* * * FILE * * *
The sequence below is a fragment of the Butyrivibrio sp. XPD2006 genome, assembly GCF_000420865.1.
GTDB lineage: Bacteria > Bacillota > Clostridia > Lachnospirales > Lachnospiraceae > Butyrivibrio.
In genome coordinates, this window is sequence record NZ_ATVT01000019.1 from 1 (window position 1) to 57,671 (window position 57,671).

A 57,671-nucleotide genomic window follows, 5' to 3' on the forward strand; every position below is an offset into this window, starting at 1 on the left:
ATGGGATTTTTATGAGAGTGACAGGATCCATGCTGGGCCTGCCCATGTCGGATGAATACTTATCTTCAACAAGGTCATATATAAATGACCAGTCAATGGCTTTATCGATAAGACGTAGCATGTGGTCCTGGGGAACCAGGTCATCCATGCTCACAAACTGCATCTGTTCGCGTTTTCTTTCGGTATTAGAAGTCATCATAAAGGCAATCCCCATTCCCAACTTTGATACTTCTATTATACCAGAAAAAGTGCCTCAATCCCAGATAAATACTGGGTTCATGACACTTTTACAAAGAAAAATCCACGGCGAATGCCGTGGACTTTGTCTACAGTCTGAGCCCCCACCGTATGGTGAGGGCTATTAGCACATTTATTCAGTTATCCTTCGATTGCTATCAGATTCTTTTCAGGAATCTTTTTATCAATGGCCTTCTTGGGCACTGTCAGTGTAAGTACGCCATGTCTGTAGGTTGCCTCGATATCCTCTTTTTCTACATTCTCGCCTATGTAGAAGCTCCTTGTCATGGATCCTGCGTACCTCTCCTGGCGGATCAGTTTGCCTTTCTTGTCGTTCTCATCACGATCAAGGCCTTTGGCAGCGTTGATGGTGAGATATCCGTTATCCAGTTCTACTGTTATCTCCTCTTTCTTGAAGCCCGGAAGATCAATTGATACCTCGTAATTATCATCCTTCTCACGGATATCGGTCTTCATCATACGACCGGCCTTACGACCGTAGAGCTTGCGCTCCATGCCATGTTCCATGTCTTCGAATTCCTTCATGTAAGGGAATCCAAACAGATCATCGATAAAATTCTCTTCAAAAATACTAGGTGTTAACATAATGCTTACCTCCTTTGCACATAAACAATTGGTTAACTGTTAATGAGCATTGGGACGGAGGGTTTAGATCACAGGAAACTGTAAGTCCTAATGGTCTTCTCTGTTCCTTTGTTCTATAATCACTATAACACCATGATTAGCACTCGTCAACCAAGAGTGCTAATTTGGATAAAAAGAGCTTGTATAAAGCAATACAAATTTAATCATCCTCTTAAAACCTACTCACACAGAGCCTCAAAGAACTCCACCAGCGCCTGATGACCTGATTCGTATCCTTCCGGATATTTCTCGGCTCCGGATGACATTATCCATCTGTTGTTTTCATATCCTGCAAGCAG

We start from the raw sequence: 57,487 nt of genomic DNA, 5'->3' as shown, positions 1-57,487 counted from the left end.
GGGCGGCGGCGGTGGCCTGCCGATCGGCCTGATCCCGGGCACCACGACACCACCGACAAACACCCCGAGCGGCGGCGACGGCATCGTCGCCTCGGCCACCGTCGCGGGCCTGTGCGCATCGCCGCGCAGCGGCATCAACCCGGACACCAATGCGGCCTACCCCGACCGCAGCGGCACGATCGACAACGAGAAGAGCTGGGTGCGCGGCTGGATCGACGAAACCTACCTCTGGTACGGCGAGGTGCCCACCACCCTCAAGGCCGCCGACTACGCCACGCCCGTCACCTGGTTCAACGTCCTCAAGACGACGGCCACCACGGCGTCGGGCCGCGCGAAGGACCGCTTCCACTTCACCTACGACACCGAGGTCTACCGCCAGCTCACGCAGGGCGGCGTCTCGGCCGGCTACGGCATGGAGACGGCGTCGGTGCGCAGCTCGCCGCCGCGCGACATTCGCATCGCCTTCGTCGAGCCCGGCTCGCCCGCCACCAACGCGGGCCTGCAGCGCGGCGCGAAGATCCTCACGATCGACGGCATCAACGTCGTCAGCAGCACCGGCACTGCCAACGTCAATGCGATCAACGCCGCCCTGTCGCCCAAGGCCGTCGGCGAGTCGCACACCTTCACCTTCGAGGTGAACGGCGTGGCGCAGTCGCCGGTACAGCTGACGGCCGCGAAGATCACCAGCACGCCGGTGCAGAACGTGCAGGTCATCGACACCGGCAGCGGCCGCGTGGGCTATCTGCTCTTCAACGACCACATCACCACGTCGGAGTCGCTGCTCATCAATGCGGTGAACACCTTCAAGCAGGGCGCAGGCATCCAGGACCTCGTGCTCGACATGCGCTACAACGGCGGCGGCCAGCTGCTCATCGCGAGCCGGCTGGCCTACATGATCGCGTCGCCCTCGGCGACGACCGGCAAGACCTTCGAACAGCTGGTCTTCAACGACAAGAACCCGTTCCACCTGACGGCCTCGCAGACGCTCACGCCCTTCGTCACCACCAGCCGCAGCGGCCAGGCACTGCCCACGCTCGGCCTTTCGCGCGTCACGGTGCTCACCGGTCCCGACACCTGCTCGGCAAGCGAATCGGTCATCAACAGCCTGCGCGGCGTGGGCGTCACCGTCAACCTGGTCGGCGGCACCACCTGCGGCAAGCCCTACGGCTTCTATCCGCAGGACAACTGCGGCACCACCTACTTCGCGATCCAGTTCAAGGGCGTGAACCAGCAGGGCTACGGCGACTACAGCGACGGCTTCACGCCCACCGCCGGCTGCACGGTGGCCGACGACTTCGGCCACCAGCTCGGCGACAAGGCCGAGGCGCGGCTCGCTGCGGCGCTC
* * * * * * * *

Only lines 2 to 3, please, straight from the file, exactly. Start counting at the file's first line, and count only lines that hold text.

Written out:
GTDB lineage: Bacteria > Bacillota > Clostridia > Lachnospirales > Lachnospiraceae > Butyrivibrio.
In genome coordinates, this window is sequence record NZ_ATVT01000019.1 from 1 (window position 1) to 57,671 (window position 57,671).